Results 1–20 of 784 for speaker:Mr John McKay

Oral Answers to Questions — British Army: Overseas Deaths (United Kingdom Burial) (10 Jun 1964)

Mr John McKay: asked the Secretary of State for Defence (1) if he is aware that an 18-year-old Royal Army Service Corps driver, Leslie Chambers, was killed on duty in Cyprus on 8th May, 1964, and that, at the request of his parents, the body was brought to Wallsend, that the Army authorities refused financial help, and that the cost to the parents was £350, causing an appeal to be made to local people; if...

Oral Answers to Questions — British Army: Overseas Deaths (United Kingdom Burial) (10 Jun 1964)

Mr John McKay: It is a long time since this matter was considered. After all is said and done, it does not matter what the subject may be—with time all viewpoints change. The question is a matter of importance for people in general, and this policy is rather bad in their opinion, because it makes a distinction on the question of the circumstances in which families can have the bodies of their relatives...

Adjournment (Easter) (19 Mar 1964)

Mr John McKay: I hope that I will be in order in what I am about to say, but I am not quite sure. We have heard a very strong speech from my right hon. Friend the Member for Llanelly (Mr. J. Griffiths) against the Government's attitude and their intention to inquire into the trade union movement. Their intention is to prepare a case and to get it over in time to help them at the General Election. The...

Adjournment (Easter) (19 Mar 1964)

Mr John McKay: I thought that, since other speakers had been allowed to range widely, I should have an opportunity to debate this matter. I could not see any other way to deal with it than by comparing the state of the trade union movement in 1938 with its state in 1962. I will not develop the point too much. I will give the figures as quickly as I can in order to give a bird's eye view of the situation.

Adjournment (Easter) (19 Mar 1964)

Mr John McKay: I often get into this trouble, Sir. It is a familiar occurrence when I speak. Somehow, I have difficulty in keeping on a straight line. The reply to my Question indicated that the cost of living index rose from 100 to 310. When comparing the average wages of workers, I find that the single man had increased his purchasing power by 28 per cent. and the married man by about 30 per cent. in 26...

Orders of the Day — Family Allowances and National Insurance Bill: Clause 2. — (Increase of Widow's Allowance, Widowed Mother's Allowance, Child's Special Allowance and Industrial Injuries Death Benefit for Widow with Children.) (30 Jan 1964)

Mr John McKay: Usually we are very glad to give a little extra to any of the insurance beneficiaries, but it seems to me that we are overlooking many insured persons, I put down a new Clause—Increase of weekly rates of benefit in respect of children—expecting it to be discussed, to show the remarkable differences which result from the operation of the Bill in the benefits to one section of the insured...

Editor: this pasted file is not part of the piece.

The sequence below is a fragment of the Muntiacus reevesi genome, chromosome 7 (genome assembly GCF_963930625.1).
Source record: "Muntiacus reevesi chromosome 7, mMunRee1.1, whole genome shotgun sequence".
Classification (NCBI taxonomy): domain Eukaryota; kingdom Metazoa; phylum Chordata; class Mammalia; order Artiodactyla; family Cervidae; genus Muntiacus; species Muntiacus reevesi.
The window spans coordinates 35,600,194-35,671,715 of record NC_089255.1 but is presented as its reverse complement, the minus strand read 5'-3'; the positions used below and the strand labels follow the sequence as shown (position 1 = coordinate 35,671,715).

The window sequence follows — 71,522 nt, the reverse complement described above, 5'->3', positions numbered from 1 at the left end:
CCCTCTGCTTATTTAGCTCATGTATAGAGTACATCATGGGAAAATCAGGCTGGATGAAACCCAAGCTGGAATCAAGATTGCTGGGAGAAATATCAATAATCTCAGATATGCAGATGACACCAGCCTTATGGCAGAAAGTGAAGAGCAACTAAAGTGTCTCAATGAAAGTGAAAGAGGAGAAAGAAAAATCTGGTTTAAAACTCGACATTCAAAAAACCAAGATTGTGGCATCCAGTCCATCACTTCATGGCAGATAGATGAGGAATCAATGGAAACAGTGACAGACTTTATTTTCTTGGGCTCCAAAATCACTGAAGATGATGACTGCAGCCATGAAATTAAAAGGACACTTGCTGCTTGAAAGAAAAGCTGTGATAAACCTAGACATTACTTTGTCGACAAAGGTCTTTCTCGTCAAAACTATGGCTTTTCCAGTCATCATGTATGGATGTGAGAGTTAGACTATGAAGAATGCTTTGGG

Orders of the Day — Family Allowances and National Insurance Bill: Clause 2. — (Increase of Widow's Allowance, Widowed Mother's Allowance, Child's Special Allowance and Industrial Injuries Death Benefit for Widow with Children.) (30 Jan 1964)

Mr John McKay: I am sorry to get out of order, Sir William. I always try to keep in order, but it is sometimes difficult. I want to express certain opinions which are not very popular, and which are not very well understood. I am disappointed that on this occasion the Labour Party has not taken the opportunity of trying to help the injured, the sick and the unemployed.

Orders of the Day — Family Allowances and National Insurance Bill: Clause 2. — (Increase of Widow's Allowance, Widowed Mother's Allowance, Child's Special Allowance and Industrial Injuries Death Benefit for Widow with Children.) (30 Jan 1964)

Mr John McKay: I am sorry. I shall just have to take the Bill and the Amendments as they are. It is rather difficult for anybody to speak against the Amendments. I hope that the widows will receive the extra money. It will put them in a better position. At the same time, I must express my absolute objection to the attitude that the Labour Party has adopted on this occasion by ignoring all the rest of the...

Orders of the Day — Family Allowances and National Insurance Bill: Clause 2. — (Increase of Widow's Allowance, Widowed Mother's Allowance, Child's Special Allowance and Industrial Injuries Death Benefit for Widow with Children.) (30 Jan 1964)

Mr John McKay: I want particularly to deal with the question of widowed mothers on this occasion and to remain in order. I have made a number of analyses of this particular subject and I did not expect to be out of order when I spoke about them. It is difficult to remain in order, but I shall say my few words as near as possible in order as I can be and yet try to give a clear indication of how good the...

Orders of the Day — Family Allowances and National Insurance Bill: Clause 4. — (Relaxation of Earnings Rules for Widow's Benefit and Retirement Pensions.) (30 Jan 1964)